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Pegasus Spyware Targets Journalists, Politicians

5 Min Read

The list of people police allegedly targeted with the Israeli NSO Group’s Pegasus spyware grew much larger on Monday, with a Calcalist report claiming that a slew of politicians, ministry officials, businessmen, protest leaders, mayors and journalists had the technology placed onto their phones.

The Pegasus spyware is capable of remotely extracting information from targets’ cell phones covertly, including texts, browser history, call history and screenshots, among other information.

The new report by Calcalist claims that the police’s special operations cyber unit in SIGINT has used Pegasus for years against civilians without obtaining court approval and against the law.

The technology was used for intelligence gathering and not for gathering evidence.

According to the report, police analysts rummaged through data obtained from the phones and listened in as well.

The information was then passed on without the source of the information being mentioned, usually being explained away as a “one-time source” or “incidental information.”

Last week, Israel Police announced that it had found new pieces of evidence which “change the state of affairs” regarding the investigation into allegations that police had used wiretapping software without court approval, with a Walla report stating that while evidence had been found of possibly unapproved wiretapping, the software used was not Pegasus.

Attorney-General Avichai Mandelblit’s office announced on Tuesday that he had appointed a team to investigate the wiretapping allegations, to be headed by Deputy Attorney-General Amit Marari. The team will submit its findings by July 1.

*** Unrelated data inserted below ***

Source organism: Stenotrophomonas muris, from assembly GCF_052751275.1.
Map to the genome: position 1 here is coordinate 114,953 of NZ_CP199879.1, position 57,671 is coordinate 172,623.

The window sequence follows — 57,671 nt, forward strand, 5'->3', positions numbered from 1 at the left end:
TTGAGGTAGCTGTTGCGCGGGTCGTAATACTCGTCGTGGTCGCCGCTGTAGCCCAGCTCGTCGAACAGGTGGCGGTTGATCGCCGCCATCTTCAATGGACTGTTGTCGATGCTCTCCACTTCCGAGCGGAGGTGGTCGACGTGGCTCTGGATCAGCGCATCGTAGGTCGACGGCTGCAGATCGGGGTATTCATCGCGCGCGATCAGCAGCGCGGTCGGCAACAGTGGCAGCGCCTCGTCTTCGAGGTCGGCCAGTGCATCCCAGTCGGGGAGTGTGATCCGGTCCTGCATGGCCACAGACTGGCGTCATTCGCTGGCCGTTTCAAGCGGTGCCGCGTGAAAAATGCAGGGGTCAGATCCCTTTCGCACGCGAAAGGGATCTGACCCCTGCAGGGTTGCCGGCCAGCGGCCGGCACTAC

The statement by Mandelblit’s office noted that additional findings had been revealed by the Police.

Israel Police Commissioner Kobi Shabtai responded to the report on Monday, saying that he has contact Public Security Minister Omer Bar Lev and asked him to order the formation of an external and independent judicial review committee to examine the issue “in order to restore the public’s trust in Israel Police on the one hand and to regulate the use of technologies in Israel Police on the other.”

“To the extent that the committee finds irregularities and failures they will be dealt with in accordance with the law,” added Shabtai.

President Isaac Herzog responded to report while speaking at at the B’Sheva conference on Monday saying, “This is not an easy day.

The law enforcement system cannot be careless when it comes to following the law. We must not lose our democracy.

We must not lose our police. And certainly – we must not lose the public’s trust in them. This requires a thorough and foundational examination.”

“If these things are right then we are talking about an earthquake, acts that fit dark regimes from the previous century that we must not be like,” said Interior Minister Ayelet Shaked in response to the report on Monday.

“Mass intrusion into the privacy of many people is lawlessness that must be stopped today. An external commission of inquiry is required, not for these purposes did the police buy these software. The Knesset and the entire public deserve answers, today.”

Chairman of the Knesset Constitution, Law and Justice Committee MK Gilad Kariv also called for the formation of a state commission of inquiry into the case.

“It is not possible to be satisfied with the internal investigation team of the Justice Ministry, in part because the supervision of police action must also be examined.”

“The appointment of a retired judge to head the commission of inquiry will, by law, allow the committee to be given the powers of a state commission of inquiry – this is the necessary step at this time,” added Kariv.

Otzma Yehudit head Itamar Ben-Gvir also called for the establishment of a state commission of inquiry, saying that those responsible must stand trial and that “this is a very serious incident and it does not matter if the tracking was carried out against left, right or social activists. Civil rights are civil rights and we need to protect them.”